Business News of 2014-03-13

Minerals Commission probes Romex Mining

The Minerals Commission has begun investigations into the activities of Romex Mining Ghana Limited, a mining company which was shut down in September last year for violating mining regulations and failing to adhere to best practices.
Among other things, the company is being investigated for breaches/allegations of transferring or assigning its mineral rights to another company, FCMI Ghana Incorporated, without the consent of the minister responsible for mines and non-payment of royalties as required by the Minerals Act.
Romex’s mining lease was granted on May 24, 2012 for a period of 10 years but just a year into its operations, FMCI took over its assets, following its inability to pay a $5million loan acquired from FCMI’s parent company, Friedberg Mercantile Group Inc.
No licence to mine in Ghana
However, in response to Daily Graphic enquiries, the Minerals Commission manager in charge of monitoring and Evaluation, Mr Amponsah Tawiah, in a letter dated November 13, 2013, indicated that FCMI did not hold a mining lease or any mineral right in Ghana.
The company (Romex) also acquired its EPA permit, which expires in April 2014, on October 24, 2012 but later transferred its interest to FCMI without the stamp of the Minerals Commission or that of the Ministry of Natural Resources Lands and Forestry as required by law.
Under section 14 of the Minerals and Mining Law (Act 703 of 2006), no mineral right can be transferred, assigned, mortgaged or dealt in any manner without the consent of the minister responsible for mines.
“The commission’s record does not show that the changes referred to in your enquiries have been submitted to or approved by the minister,” the letter said.
The Daily Graphic on September 14, 2013 reported that during an unannounced visit to the mines – Aburi Goldfields, not-too-impressed officials of the EPA queried the reclamation programme of the company, describing it as a violation of mining best practice and regulations.
Environmental hazards
During the visit, the EPA found huge pits at many places which were yet to be covered. Instead of the top soil and the overburden (material that lies above the area of economic interest) being stockpiled and later used to fill the pit, it was not done.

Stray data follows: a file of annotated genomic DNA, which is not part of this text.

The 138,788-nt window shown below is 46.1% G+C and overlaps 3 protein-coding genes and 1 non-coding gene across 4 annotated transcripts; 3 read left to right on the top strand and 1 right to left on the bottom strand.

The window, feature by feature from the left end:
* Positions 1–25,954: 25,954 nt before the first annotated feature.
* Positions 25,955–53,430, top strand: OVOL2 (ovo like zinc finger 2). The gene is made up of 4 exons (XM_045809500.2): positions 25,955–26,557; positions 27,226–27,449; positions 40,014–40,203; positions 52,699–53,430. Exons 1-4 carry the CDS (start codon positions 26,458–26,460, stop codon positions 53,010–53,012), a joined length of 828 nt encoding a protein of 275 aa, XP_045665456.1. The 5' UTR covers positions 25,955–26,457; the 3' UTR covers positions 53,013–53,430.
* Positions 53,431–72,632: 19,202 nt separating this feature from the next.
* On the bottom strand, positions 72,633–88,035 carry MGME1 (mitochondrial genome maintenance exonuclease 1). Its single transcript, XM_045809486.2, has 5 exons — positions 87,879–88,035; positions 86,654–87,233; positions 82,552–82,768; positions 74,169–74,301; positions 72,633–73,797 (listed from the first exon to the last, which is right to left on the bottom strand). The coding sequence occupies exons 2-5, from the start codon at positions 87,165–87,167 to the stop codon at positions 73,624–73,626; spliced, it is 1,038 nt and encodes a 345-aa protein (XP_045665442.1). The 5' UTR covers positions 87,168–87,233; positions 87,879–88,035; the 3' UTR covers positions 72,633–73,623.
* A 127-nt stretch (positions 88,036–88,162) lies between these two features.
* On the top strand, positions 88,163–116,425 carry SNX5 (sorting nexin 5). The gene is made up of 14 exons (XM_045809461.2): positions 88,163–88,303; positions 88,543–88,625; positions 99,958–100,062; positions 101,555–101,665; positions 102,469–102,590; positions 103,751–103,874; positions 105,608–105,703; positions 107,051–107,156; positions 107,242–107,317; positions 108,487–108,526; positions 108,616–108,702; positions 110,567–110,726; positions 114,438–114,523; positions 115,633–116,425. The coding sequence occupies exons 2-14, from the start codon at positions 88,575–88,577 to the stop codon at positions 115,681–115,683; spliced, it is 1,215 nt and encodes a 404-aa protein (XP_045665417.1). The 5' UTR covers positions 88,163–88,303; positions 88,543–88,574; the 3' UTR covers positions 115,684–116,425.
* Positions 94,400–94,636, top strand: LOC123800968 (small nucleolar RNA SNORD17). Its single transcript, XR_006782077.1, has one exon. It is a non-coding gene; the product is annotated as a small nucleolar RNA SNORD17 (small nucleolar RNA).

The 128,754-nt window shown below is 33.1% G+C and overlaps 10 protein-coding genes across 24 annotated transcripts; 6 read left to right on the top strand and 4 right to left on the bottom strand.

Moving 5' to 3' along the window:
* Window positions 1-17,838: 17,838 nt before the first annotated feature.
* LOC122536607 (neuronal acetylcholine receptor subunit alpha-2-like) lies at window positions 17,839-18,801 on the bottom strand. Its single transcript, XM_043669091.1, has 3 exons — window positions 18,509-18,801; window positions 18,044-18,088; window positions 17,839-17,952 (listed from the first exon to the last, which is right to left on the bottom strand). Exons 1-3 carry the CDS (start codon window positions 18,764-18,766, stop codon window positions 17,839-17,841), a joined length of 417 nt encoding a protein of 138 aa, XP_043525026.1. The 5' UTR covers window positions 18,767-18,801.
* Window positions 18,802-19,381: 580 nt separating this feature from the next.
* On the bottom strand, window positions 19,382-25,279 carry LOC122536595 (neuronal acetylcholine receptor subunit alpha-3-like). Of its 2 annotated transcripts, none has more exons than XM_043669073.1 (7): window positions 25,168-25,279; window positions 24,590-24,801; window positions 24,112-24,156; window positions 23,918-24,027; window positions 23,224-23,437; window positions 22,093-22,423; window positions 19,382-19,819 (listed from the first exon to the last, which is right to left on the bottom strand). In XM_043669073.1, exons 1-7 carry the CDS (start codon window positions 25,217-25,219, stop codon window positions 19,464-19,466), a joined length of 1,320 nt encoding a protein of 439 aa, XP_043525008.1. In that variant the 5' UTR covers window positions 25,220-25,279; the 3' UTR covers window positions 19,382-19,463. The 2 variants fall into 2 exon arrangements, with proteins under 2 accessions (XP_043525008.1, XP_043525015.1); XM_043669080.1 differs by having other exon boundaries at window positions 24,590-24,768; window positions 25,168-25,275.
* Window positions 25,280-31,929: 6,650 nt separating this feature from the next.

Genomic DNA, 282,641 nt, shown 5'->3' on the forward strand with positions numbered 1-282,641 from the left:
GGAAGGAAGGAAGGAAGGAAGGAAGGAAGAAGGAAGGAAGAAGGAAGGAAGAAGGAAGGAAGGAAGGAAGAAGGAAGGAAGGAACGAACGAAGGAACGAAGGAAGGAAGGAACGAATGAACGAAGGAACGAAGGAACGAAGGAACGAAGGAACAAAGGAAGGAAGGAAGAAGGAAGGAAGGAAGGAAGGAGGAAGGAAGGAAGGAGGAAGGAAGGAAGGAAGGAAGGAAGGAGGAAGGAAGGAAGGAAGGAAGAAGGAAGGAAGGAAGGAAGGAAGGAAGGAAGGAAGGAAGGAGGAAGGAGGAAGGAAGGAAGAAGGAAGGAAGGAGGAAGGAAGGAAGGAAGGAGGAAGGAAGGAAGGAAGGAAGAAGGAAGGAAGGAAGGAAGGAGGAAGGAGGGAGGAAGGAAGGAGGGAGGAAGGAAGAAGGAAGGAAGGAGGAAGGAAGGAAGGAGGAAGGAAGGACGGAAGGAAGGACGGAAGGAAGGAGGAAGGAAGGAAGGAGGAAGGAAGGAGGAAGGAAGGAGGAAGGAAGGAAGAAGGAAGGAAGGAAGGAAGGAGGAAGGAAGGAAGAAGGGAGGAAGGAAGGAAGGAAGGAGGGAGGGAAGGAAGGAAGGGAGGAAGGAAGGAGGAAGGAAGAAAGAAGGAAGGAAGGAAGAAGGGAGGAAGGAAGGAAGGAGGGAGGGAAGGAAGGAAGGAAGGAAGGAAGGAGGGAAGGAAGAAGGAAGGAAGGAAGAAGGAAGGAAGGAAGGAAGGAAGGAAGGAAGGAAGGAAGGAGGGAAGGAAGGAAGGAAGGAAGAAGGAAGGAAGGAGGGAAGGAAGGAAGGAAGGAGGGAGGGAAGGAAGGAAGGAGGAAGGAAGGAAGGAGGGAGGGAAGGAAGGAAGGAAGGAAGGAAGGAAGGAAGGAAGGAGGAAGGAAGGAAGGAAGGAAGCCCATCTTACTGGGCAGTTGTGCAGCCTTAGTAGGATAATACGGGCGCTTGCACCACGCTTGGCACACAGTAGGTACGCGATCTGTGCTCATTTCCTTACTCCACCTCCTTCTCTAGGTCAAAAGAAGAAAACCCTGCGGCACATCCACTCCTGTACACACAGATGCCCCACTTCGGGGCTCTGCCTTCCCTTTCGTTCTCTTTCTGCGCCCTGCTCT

The company’s processing plant also had oil spilled around its generator set. A tributary of the River Offin – the Ayensu stream – which runs through the company’s concession, was partially blocked and looked turbid.
The disturbing images forced the EPA to shut down the company.
Complex affair
The FCMI/Romex affair is a complex affair.
Romex holds the prospecting licence on the 52.63 square kilometre land and secured a $5 million loan to operate the mine.
This gave birth to Aburi Goldfields Ghana Limited which was established in June 2012 pursuant to a joint venture agreement between Coastal Explorations Ghana Limited and Minatura (BVI) Limited.
Coastal is owned by Ghana Gold (BVI) Ltd, which in itself is owned by Ghana Gold Corporation (Toronto).
The basic parameter of the deal was that Coastal would contribute all licences to mine the property along with the EPA permit and the plant. Minatura was to contribute for its 50 per cent ownership to put the mine in operation, which was done through Ghana Rae Gold Mines Limited. The company then began production in July 2012.
However, along the line, Minatura (BVI) Limited’s agreement was terminated.
FCMI first loaned $5 million to Ghana Gold Corp. (GGC) in October 2011. It (FCMI) was to be paid $300 from each ounce of gold produced, and also received 20 million shares to become a 33 per cent shareholder, with warrants to acquire a further 20 million shares. The loan was to be repaid by April 29, 2013.
However, the company failed to meet the payment deadline. As of April 10, 2013, only $986,531 had been paid out of the $5 million. The company commenced payment on August 8, 2012.
The default compelled FCMI to take over the operation of the mine, even though it had no licence to operate in Ghana.
Work and residence permits
Ghana Gold Corp, Coastal Explorations Ghana Limited, Romex Ghana Limited are linked to Bob Griffis who has been the key local figure in all the activities that have taken place around the Aburi Mine.
Daily Graphic checks at the Ghana Immigration Service (GIS) indicated that although Coastal and Romex have a number of expatriate employees, only one person has a resident and work permit.
GIS could not confirm the resident permit or work permit of a senior official (name withheld) of the company, who a source close to the company told the Daily Graphic had been in Ghana for the last 30 years without the two permits.
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